I press for consideration of the point that I raised. I am advised the point is one that ought to be rectified if confusion is not to ensue. Under the Act by which these Stipendiary Magistrates are to be appointed they must observe two qualifications. There must be a certain ridiculous form of Oath which they must take and there must be a certain writ of habeas corpus that must issue. Neither of these two qualifications has been fulfilled. Under the Act we have taken over the Justices that have now been appointed have not fulfilled the qualifications and are therefore not legally appointed. Therefore in taking over that Act these matters require to be revised. Now is the occasion to take advantage of the opportunity to make the necessary revision.

There is one amendment consequential upon the one I have already moved, that I would now ask permission to move, and in doing so I would like to express regret that owing to the haste with which this Bill has been prepared, and certain other circumstances such as the absence on important business of the Law Officer, it has become necessary for us to move amendments of this kind. The amendment I would like to move is in paragraph 3 of this Section, in the paragraph (a) before the words "the expression" so that it would read—"Justice includes the expression a Justice of the Peace and does not mean or include a Divisional Magistrate of the City of Dublin, and nothing in this Section shall affect the powers, authority and duties of such Divisional Magistrates", and (b) the expression "District Justice" means a Magistrate appointed under the British Statute 6 and 7 William IV., Chapter 13, since the 6th day of December, 1922." It is defining the word District Justice. These small amendments get over a lot of Departmental difficulties and regularise the position a good deal for us, and I would be grateful if the Dáil would accept them.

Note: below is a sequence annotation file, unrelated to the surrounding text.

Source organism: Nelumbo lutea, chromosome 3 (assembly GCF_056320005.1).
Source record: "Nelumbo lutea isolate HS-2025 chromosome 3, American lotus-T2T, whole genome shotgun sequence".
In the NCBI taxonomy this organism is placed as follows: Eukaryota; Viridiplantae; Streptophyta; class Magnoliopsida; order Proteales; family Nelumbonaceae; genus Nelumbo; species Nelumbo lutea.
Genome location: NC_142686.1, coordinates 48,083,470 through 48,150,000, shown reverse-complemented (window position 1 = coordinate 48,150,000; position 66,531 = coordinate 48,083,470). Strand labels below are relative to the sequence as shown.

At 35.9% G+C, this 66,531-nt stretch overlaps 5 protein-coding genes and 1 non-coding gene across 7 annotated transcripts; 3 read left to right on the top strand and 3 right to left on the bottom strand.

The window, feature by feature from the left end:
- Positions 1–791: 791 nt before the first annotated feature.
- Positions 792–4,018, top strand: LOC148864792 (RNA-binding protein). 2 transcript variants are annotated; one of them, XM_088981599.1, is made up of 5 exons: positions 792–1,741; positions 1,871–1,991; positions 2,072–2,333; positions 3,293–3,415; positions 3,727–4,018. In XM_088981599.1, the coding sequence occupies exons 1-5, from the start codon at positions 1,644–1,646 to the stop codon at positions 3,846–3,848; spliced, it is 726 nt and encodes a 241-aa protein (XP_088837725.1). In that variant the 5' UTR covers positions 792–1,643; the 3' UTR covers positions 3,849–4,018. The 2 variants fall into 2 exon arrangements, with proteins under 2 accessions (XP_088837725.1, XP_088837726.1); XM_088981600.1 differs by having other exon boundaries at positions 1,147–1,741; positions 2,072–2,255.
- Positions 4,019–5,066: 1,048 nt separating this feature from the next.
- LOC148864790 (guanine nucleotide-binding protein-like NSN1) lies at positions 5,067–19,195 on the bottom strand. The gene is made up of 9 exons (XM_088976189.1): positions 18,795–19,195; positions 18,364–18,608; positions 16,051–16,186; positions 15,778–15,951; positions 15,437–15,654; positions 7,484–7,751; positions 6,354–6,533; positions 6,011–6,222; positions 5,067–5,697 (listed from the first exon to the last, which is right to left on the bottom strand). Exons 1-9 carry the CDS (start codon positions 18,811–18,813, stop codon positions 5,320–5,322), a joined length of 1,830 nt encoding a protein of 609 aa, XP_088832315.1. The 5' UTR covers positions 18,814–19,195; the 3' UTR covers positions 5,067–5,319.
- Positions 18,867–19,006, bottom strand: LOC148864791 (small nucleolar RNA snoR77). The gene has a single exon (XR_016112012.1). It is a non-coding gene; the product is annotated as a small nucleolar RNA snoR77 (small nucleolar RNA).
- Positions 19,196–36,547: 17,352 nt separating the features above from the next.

Amendment put and agreed to.
Sub-section 1, as amended, put and agreed to.

I beg to move Sub-section 2—"Every power, authority and duty conferred or imposed by any Act of the British Parliament having the force of law in Saorstát Eireann on a Resident Magistrate or on two or more Resident Magistrates acting together shall as from the passing of this Act cease to be exerciseable or to be performed by such Magistrate or Magistrates and in lieu thereof as respects any act, matter or thing to be done or not done after the passing of this Act, every such power or authority may be exercised and every such duty shall be performed by one Stipendiary Magistrate."

Does Sub-section 3 confer upon one of the new District Justices the powers conferred by what was known as the Crimes Act or Coercion Act on two Resident Magistrates?

Mr. O'HIGGINS

No, there is no question of the powers under that Act attaching to the District Justices at all. It never did attach to them, and it would need specific legislation to do that now.

I was afraid that it was intended to operate and that it was intended to confer these powers.

If we thought it necessary to pass a Coercion Act we would not do it in that manner.

Question: "That Sub-section 2 as amended be passed," put and agreed to.

I beg to move Sub-section 3: "In this Section the expression `Justice' includes the expression `Justice of the Peace,' and does not mean or include a Divisional Magistrate of the City of Dublin, and nothing in this Section shall affect the powers, authority and duties of such Divisional Magistrates."

There is an amendment by the Minister for Home Affairs—a consequential amendment—to define District Justice.

The Amendment I moved is to insert (a) before the words "the expression Justice" and to add (b) "That the expression District Justice means a Magistrate appointed under the British Statute of William IV. 6 and 7, Chapter 13, since the 6th day of December, 1922."

I would suggest a verbal amendment which I think would make the Clause read better and that is to bring the words "since the 6th day of December" in after the words "Magistrate appointed." If the words came in in that part of the sentence the meaning would be clearer.

Mr. O'HIGGINS

Yes, I think it would be better.

Amendment agreed to.
Question: "That the Clause as amended be added to the Bill," put and agreed to.

I do not move Clause 7.